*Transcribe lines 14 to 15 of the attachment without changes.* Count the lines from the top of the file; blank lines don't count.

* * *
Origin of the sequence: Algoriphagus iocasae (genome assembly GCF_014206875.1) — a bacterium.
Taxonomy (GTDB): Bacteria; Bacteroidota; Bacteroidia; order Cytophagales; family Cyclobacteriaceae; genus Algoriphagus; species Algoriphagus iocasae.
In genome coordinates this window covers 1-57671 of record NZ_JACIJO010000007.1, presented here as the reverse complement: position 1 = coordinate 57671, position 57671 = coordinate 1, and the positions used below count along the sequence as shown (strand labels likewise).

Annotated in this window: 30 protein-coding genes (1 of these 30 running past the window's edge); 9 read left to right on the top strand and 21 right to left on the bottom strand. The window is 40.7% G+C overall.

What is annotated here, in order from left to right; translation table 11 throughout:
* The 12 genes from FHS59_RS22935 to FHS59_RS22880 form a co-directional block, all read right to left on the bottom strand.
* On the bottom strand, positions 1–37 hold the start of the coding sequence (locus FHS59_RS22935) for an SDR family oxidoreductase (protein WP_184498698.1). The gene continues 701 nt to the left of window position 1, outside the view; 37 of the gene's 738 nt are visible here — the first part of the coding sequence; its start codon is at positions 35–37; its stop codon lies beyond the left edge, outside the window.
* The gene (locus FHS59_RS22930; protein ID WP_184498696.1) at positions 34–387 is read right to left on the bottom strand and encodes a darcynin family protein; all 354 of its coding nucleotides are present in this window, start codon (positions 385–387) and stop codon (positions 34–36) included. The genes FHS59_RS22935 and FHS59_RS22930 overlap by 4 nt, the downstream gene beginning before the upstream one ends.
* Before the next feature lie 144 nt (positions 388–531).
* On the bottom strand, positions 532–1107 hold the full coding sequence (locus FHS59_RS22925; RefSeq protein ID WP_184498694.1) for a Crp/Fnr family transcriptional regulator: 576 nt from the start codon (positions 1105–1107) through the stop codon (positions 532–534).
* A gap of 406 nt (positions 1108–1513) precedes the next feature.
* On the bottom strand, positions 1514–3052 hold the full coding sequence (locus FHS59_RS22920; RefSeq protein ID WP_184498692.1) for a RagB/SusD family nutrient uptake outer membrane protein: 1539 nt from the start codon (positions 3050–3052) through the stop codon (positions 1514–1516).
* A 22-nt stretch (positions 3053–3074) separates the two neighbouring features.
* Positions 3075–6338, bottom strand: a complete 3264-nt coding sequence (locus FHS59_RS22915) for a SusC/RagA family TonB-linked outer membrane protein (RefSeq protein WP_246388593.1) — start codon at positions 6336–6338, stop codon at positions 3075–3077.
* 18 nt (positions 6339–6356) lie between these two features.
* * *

* Positions 3075–6338, bottom strand: a complete 3264-nt coding sequence (locus FHS59_RS22915) for a SusC/RagA family TonB-linked outer membrane protein (RefSeq protein WP_246388593.1) — start codon at positions 6336–6338, stop codon at positions 3075–3077.
* 18 nt (positions 6339–6356) lie between these two features.